to share? How about if you want to name mines in a minefield (yet
update it as they blow up?)
In the very long term, when computing and communications are not just
part of every built object, but even approach biological scale, how
will we address an individual diseased liver cell? Can we send a
message to a tumor, wherever it extends?
What are the ultimate limits to namespace management in human
communities -- what can the truth or falsity of the six-degrees of
separation hypothesis imply for the eventual form of public-key
lookup, or e-mail routing? For bringing electronic communications to
the other five billion people on the planet, who don't even have
bedrock addresses like SSNs, or even unique family names?
If you participate in this workshop, I _promise_ you will walk away
with a broader concept of "namespace", with increased familiarity in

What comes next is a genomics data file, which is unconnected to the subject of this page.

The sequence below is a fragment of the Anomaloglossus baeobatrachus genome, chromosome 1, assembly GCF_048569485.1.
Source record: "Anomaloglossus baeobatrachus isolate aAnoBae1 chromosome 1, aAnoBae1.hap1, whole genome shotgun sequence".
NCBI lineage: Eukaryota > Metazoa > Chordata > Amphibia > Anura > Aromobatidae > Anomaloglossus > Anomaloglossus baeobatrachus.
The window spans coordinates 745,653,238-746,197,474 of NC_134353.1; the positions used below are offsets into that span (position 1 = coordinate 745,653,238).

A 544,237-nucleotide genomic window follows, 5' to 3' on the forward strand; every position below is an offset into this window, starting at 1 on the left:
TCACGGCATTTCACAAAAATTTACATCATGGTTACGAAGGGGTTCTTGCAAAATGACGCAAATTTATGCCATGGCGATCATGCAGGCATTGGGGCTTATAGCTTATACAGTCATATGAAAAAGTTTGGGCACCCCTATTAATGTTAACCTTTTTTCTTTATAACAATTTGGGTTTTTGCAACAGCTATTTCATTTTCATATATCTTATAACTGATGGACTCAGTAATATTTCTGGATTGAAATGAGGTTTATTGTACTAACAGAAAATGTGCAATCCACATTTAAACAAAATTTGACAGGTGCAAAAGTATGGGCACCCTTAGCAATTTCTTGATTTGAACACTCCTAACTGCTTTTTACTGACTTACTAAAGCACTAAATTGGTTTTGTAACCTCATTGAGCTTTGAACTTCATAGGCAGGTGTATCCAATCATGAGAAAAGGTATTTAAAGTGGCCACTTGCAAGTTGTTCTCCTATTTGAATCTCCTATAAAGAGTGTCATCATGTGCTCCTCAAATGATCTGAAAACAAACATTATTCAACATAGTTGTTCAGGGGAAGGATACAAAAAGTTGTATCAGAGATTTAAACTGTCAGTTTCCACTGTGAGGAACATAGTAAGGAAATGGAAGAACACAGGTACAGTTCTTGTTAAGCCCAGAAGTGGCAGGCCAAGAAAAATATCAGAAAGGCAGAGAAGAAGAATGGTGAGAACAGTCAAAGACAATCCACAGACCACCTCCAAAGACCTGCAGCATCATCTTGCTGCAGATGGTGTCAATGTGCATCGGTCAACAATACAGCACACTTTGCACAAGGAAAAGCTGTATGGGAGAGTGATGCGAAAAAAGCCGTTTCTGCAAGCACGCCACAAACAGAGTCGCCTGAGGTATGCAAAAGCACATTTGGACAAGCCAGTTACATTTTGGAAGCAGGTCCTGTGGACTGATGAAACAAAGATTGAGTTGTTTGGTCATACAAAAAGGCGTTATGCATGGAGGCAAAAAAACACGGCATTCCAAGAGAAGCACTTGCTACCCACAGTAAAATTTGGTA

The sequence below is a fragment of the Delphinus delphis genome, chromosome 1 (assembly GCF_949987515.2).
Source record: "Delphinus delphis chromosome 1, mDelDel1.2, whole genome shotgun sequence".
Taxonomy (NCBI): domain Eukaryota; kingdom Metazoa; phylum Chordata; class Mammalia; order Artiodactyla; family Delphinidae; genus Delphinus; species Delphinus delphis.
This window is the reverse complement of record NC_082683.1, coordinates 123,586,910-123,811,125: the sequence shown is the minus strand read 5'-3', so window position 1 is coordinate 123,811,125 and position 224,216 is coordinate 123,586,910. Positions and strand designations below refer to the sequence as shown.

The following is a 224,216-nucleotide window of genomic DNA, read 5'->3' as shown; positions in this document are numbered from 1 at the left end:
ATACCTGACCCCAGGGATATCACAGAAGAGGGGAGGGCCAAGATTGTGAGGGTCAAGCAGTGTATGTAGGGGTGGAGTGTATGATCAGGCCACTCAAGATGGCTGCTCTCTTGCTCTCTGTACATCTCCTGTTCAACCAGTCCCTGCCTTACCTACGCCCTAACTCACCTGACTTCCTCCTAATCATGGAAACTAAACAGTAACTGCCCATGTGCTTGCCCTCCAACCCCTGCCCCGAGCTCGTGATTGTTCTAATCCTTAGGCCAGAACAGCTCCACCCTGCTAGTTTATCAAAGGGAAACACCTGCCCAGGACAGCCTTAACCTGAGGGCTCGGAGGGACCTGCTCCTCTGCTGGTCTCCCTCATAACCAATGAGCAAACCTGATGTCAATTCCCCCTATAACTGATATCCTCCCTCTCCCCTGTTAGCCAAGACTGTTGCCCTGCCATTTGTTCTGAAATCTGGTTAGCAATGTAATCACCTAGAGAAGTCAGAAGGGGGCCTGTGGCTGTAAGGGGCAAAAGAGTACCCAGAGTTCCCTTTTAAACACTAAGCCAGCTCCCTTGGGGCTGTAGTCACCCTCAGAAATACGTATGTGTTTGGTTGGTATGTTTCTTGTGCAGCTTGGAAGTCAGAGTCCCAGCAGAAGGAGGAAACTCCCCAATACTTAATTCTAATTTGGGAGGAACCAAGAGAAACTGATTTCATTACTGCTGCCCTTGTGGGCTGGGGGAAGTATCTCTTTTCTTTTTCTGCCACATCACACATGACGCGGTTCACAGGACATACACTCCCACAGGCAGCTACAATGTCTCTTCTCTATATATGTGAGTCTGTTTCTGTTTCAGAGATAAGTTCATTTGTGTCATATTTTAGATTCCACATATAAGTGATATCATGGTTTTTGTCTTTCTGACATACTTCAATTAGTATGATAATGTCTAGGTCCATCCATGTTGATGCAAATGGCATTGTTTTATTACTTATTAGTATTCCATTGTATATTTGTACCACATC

several case-studies of IScale namespaces.
I _hope_ we will converge on an ontology for characterizing
namespaces; there are many additional axes to the ones I identified
earlier: localized (natural-language) variants, the rate of change of
bindings, the rate of name creation and deletion, the density of
namespace utilized (related to name length, too), the degree,
direction, and syntax of hierarchy, and so on.
I _wish_ we will converge on a vision for future research in this
area, by identifying novel approaches for creating self-organizing,
self-governing, (self-centered?) namespaces.
For software engineers in particular, I _expect_ this dialogue to
emphasize the importance of identifying your namespaces as a step in
systems analysis. This will clearly identify naming a crucial enabler
of dynamism, an indirection that permits post-deployment evolution of
[in other words, don't treat "iso-8859-1" as a character string
constant, model it as a (replacable) name for a character mapping,
and you make it possible for individual users to define new ones,
say, for Klingon keyboards. ]